New York City ends vaccine mandate for city workers
Mayor Eric Adams has announced New York City’s COVID vaccine mandate for city workers will be lifted this week. But he opened up another can of worms too.
The nearly 2,000 public employees fired for refusing to get the shot won’t automatically get their jobs back.
Adams said the 1,780 workers fired for refusing to submit proof of vaccination will have to reapply for positions with their former agencies.
These workers include police officers, firefighters, teachers and other city employees. If they are rehired, they will not be compensated for time on the bench.
The unions are vowing to sue.
“We’re suing to have back pay for all the members that were put on leave without pay. One of the litigations is that it was illegal. It was a punishment and they weren’t given due process,” said James McCarthy, president of the Uniformed Fire Officers Association.
Just hours after the mayor lifted the vaccine mandate, unions representing police officers, firefighters and other city workers who lost their jobs said they would take the city to court and insisted they get back pay for time lost.
Adams’ announcement, which also ended the vaccine mandate for non-public school, early childhood and day care staff, makes getting the COVID shots optional for current and prospective employees.
“With more than 96 percent of city workers and more than 80 percent of New Yorkers having received their primary COVID-19 series and more tools readily available to keep us healthy, this is the right moment for this decision,” Adams said in a statement.
“I’m just one person, and I’m one of many people, one of many women, one of many people of color that have been affected by this mandate,” said Sophy Medina, a firefighter. “It’s preposterous and I definitely never want to see this again. So for me this is a big win but it’s not the end of the fight and I personally won’t stop fighting until everybody gets the opportunity to get their jobs back and that we have it in writing that this can never happen to us again.”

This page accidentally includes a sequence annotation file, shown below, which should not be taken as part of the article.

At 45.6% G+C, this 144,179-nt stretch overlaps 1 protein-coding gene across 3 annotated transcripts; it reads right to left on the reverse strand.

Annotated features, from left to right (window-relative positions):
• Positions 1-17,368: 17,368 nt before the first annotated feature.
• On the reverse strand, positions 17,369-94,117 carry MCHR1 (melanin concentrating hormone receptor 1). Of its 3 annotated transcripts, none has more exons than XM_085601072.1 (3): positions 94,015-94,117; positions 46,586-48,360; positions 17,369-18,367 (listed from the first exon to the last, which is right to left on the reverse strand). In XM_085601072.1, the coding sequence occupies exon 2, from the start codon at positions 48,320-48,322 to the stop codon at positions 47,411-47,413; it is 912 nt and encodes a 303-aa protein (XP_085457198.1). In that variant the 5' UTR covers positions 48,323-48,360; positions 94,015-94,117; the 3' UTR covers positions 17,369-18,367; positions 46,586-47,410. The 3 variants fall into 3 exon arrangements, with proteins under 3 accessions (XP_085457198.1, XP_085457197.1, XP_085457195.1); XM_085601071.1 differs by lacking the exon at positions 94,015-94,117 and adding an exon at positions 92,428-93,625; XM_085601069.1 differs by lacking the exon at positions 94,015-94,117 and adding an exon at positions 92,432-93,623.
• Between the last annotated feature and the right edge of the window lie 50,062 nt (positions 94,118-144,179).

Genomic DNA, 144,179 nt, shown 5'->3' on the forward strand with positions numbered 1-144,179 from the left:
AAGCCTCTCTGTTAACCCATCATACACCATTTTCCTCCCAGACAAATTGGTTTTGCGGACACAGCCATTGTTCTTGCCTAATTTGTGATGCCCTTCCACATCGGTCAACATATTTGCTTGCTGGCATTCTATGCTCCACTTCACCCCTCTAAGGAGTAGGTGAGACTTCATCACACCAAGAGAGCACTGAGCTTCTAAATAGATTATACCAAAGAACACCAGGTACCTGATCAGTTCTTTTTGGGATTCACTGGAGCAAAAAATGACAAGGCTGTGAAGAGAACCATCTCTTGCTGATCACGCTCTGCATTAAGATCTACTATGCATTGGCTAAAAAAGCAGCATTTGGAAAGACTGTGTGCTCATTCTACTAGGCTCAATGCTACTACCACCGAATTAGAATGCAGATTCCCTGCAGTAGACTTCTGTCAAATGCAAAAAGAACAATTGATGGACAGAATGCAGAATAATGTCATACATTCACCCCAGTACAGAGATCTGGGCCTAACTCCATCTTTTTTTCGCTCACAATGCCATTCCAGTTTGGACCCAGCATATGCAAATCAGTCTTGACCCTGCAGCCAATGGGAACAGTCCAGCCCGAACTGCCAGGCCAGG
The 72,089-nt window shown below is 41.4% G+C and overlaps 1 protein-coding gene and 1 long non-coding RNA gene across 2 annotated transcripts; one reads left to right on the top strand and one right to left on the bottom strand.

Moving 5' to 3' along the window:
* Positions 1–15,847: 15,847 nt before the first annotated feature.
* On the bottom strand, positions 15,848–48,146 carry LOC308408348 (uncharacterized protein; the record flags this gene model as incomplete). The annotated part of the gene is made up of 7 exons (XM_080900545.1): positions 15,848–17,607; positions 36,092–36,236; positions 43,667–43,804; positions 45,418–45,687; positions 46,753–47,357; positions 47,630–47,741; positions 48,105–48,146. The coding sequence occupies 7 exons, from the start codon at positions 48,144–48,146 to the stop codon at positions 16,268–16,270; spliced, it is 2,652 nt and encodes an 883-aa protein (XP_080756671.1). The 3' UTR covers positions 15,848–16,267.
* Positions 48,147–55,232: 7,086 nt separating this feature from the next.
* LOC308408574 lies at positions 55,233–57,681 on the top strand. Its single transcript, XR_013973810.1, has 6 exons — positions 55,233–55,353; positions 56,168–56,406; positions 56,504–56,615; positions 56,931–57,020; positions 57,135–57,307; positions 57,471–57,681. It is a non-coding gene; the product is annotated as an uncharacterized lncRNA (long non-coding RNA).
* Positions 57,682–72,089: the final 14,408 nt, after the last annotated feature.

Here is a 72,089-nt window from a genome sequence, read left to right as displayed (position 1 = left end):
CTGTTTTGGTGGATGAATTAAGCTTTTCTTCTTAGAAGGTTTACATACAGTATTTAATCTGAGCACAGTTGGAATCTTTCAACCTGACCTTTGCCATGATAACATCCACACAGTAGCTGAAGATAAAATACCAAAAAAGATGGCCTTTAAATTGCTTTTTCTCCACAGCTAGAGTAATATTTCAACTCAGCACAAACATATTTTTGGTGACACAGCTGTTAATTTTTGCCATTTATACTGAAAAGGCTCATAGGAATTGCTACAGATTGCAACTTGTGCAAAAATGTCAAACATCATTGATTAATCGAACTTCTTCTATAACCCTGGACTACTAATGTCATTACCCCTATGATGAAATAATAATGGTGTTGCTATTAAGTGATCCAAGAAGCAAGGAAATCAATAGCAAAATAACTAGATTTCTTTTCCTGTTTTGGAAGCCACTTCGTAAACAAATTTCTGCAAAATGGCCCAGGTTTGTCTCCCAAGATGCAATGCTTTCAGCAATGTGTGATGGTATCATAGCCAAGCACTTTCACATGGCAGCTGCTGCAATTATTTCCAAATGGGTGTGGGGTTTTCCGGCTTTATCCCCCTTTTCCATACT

The issue has been a political hot potato even since Adams took office. Responding to pressure to get the city economy up and running, he made the vaccine optional for those working for private employers, then for professional athletes.
The unions sued, saying public employees were unfairly singled out. Labor lawyer Jon Bell told CBS2 they may have a hard time getting back pay. He believes the mayor acted within the law.
“I recognize that it’s unfair, and it seems that way. But the city of New York is an employer just like a private-sector employer and their laws don’t actually have to make sense,” said Bell.
The New York City Council’s Common-Sense Council praised the decision, saying it rights the wrongs of the de Blasio administration’s “misguided pandemic policies.”
The mandate will officially be lifted Friday.